Posts Tagged ‘family dining’

Catering to the Teen and Tween Markets

March 8, 2012

It’s taken some restaurateurs a little while to accommodate the idea of “tweens” – those 9-to-12 year olds who are making up an increasingly important market segment. And new info by Technomic and C3 shows that it can’t hurt to have menu items that appeal to guests in this age group.

 

The information was taken from a survey that included more than 1,500 customers to compile a rough picture of teen and “tween” dining habits.

 

What the Tweens told Technomic

 

This “older younger guest” set told Technomic that they specifically wanted separate menus for themselves. Of course they don’t want the “kiddie” menus. But adult menus can seem scary or – worse – downright boring.

 

What should you put on your tween menus? The answers will depend on both the food and the demographic(s) you serve. Menu items should be mostly simple – yet customizable enough to let your tween customers feel in control of their dining experience. And above all, they shouldn’t be boring!

 

But What About Teen Restaurant Guests?

 

Teens are a little more adventurous than their younger tween counterparts. They told the surveyors that they are looking for exciting new concepts.

 

This doesn’t have to be just about the food they eat. It can include rule-breaking novelties (such as the “throw your peanut shells on the floor” style of some chain steakhouses) or high-tech gadgetry. Buffalo Wild Wings is testing out iPads in one of its locations in Toronto, and you can bet this would be an easy hit with most teens.

 

You don’t have to drop thousands of dollars on Apple products to entice technology-literate teens, however. A whole host of electronic devices are being introduced that allow guests to order and even pay without ever leaving their table, or having to wait for your wait staff to input their orders.

 

Teen and Tween Voting Power

 

58% of teens and 54% of tweens told Technomic that their families worked together to decide on where the family should eat out. So it definitely pays to make sure you keep your teen and tween guests in mind the next time you revamp your menus.

Something for the Kids

July 14, 2011

When thinking about a dining experience, it is often tempting to think only about the adults . . . after all, they are the ones opening their wallets.  However, doing something special for the kids can cause parents to return to a restaurant again and again.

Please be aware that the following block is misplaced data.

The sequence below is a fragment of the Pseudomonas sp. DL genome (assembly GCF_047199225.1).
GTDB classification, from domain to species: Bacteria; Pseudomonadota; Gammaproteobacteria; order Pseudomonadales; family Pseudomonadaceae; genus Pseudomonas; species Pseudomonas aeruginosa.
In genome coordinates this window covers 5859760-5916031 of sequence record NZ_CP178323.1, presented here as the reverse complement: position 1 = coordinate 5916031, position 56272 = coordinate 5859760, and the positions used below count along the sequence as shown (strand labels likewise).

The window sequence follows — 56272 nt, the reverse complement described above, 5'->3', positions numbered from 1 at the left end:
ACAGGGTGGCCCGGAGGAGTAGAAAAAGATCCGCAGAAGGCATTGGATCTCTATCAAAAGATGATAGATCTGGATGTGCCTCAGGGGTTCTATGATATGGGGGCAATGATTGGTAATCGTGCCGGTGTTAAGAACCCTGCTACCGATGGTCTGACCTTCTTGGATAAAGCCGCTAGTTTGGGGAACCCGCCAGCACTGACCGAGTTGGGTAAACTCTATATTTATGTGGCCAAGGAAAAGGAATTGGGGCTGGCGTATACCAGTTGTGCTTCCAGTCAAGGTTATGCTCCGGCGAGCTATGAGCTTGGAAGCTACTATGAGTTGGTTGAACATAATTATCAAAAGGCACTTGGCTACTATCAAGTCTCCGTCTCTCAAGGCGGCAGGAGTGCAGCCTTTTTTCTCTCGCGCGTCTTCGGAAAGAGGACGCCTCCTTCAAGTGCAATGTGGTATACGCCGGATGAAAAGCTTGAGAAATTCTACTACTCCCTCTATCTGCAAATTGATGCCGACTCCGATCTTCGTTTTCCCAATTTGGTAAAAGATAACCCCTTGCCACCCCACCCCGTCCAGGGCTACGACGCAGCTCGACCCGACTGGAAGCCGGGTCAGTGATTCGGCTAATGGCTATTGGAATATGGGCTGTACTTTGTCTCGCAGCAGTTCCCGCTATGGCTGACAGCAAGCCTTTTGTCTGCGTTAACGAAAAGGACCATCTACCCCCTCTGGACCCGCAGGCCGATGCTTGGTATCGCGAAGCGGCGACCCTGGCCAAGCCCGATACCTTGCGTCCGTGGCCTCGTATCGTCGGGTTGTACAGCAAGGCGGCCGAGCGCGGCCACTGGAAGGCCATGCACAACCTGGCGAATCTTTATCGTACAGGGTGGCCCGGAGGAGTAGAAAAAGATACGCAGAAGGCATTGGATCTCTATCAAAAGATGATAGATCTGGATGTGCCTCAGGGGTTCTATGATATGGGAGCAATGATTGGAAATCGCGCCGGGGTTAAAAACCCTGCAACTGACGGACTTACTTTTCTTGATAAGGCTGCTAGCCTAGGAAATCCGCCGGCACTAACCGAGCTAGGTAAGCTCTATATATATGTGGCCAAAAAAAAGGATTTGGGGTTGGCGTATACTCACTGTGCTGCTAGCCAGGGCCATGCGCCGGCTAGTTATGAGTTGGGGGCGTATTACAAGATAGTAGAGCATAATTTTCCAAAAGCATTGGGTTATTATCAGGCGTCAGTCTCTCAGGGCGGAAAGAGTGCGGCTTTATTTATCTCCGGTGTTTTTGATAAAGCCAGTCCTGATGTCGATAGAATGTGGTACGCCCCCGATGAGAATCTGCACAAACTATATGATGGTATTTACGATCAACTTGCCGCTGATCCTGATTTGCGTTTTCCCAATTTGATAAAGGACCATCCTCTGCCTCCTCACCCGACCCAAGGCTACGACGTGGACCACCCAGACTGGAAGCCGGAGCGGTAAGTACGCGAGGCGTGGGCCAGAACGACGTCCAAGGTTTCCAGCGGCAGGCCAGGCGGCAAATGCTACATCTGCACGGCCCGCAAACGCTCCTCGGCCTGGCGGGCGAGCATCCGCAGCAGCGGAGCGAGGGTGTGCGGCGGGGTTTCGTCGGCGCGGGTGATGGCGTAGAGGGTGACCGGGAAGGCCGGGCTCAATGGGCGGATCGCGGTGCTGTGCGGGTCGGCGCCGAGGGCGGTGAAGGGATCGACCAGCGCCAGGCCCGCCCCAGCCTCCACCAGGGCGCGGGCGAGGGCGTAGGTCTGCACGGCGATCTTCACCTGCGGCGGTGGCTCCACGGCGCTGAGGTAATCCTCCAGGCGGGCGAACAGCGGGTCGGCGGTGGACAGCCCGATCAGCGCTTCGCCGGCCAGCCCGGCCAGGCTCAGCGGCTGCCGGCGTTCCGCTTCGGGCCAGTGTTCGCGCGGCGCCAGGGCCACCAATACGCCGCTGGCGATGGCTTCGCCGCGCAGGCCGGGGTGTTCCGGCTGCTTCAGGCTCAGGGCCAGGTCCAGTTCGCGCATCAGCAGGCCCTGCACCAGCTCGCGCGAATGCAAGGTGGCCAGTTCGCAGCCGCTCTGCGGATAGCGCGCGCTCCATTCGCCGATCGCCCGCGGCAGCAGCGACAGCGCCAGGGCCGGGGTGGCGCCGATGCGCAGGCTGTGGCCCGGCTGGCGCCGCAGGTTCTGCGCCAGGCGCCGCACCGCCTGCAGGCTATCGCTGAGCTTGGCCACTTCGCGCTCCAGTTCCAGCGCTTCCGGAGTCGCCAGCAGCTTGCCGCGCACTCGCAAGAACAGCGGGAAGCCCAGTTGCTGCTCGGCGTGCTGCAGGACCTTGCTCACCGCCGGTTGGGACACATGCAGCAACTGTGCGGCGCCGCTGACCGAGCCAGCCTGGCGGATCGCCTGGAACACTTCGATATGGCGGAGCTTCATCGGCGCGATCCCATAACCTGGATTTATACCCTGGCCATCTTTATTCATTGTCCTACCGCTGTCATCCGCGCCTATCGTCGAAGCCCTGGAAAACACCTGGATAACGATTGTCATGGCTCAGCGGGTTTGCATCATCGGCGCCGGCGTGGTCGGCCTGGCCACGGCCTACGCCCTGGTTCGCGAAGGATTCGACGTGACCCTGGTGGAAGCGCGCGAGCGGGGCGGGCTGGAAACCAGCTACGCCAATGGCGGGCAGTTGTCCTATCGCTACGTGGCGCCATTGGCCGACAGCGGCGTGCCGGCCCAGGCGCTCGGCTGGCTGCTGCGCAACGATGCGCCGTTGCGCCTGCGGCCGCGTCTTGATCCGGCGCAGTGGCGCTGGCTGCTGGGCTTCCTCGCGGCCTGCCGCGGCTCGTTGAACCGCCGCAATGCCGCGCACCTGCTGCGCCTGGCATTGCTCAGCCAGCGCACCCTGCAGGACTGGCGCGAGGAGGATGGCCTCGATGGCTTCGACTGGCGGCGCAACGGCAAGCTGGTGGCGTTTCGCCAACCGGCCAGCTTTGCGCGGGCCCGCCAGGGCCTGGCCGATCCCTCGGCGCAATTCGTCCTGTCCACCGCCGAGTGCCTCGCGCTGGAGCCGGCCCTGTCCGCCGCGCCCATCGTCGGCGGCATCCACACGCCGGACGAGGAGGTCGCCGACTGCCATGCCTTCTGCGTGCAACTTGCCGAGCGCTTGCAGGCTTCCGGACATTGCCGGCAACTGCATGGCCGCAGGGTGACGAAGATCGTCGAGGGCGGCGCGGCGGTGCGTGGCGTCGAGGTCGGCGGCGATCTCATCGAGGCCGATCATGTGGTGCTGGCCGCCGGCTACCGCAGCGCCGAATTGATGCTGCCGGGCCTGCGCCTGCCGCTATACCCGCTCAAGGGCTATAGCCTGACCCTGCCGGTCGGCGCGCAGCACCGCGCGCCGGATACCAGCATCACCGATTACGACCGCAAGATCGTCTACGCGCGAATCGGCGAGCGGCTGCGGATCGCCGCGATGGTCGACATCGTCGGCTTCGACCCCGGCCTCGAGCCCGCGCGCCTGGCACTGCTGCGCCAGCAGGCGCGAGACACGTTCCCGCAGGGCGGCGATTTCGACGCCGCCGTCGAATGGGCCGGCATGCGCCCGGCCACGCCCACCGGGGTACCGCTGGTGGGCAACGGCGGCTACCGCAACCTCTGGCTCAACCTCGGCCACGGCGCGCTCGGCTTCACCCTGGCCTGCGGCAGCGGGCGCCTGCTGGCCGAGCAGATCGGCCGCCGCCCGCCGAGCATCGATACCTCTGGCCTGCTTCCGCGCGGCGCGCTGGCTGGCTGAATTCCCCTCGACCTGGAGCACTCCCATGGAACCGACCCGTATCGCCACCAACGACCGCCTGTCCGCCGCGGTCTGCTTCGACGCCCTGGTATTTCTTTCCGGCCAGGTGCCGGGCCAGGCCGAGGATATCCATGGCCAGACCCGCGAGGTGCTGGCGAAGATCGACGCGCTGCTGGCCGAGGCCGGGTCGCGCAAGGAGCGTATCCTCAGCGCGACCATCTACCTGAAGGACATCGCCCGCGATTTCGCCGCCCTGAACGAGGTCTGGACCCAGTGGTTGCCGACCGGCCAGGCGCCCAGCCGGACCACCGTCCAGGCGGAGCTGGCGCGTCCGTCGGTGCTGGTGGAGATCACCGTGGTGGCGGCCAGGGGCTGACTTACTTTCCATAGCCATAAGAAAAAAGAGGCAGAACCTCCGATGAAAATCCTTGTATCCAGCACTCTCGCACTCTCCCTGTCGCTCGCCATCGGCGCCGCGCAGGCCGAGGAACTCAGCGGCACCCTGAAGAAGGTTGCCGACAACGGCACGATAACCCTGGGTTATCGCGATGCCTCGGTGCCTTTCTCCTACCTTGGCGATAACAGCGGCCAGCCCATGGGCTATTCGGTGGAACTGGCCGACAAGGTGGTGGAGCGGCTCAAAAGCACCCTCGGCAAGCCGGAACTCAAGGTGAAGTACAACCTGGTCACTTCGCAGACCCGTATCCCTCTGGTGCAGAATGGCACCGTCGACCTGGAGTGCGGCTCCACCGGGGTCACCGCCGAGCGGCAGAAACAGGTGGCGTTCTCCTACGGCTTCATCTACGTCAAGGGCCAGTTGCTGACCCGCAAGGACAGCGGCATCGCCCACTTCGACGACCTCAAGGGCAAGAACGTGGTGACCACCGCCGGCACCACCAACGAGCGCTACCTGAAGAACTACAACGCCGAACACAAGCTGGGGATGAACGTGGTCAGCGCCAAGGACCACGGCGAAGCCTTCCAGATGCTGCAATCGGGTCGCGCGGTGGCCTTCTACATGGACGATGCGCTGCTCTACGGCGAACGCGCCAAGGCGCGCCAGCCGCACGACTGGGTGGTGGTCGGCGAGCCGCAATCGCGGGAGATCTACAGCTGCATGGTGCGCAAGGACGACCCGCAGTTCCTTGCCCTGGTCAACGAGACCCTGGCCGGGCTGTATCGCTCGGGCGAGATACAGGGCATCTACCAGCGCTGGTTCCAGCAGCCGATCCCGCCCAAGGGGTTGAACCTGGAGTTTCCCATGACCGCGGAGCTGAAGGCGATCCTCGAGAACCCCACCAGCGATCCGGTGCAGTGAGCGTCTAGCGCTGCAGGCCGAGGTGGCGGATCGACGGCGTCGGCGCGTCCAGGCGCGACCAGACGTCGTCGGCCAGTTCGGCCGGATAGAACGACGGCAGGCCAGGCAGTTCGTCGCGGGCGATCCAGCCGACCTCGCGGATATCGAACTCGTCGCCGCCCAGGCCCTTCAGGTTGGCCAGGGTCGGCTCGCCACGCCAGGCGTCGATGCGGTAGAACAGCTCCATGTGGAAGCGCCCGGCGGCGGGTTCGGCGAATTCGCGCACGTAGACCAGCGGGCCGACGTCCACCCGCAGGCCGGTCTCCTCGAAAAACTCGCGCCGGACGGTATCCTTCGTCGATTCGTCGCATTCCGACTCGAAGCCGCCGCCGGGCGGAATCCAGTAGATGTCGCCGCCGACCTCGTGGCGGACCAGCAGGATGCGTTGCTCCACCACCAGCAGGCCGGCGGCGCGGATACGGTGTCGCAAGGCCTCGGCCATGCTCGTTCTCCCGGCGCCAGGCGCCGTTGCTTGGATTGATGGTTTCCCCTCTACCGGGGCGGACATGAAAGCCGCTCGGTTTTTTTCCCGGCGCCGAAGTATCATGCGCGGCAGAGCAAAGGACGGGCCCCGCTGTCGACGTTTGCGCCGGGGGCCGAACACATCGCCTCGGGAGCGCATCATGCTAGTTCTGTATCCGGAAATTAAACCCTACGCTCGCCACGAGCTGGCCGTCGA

There is a significant amount of parents coming to eat at restaurants with their children, and those parents are looking at how their children are treated.  So, it would be wise for a restaurant to spend some time looking at how to best serve the children.

 

A kid’s menu is a staple for many restaurants.  But some parents are starting to take notice of what their children are eating, and the old, unhealthy standbys may not cut it anymore.  To gain the parents’ trust, a restaurant may want to look into healthier choices for children.

 

That doesn’t have to be as daunting as it sounds.  At some restaurants, the solution is offering a smaller version of the adult plate.  It seems that some children like to be a little adventurous and try the things the adults are having.

 

Another option is to revamp the old standbys on the kid’s menu.  Use fresh, quality ingredients to make the staples.  It may also be helpful to provide an atmosphere where kids are welcome.

 

If it takes a little more consideration or quickly providing children with food or something to do, so be it.  Parents are impressed when time is taken to make both their and their kids’ dining experience a pleasant one.

 

It might be a daunting experience offering a place for children to be comfortable.  Certainly more casual dining restaurants may have an advantage in this.  But even upscale restaurants can take steps to make a child’s experience a good one.

 

Not only will it impress the parents and offer them a reason to come back, but a good dining experience may also affect the children positively.  Who knows?  Maybe one day they’ll come back with their children.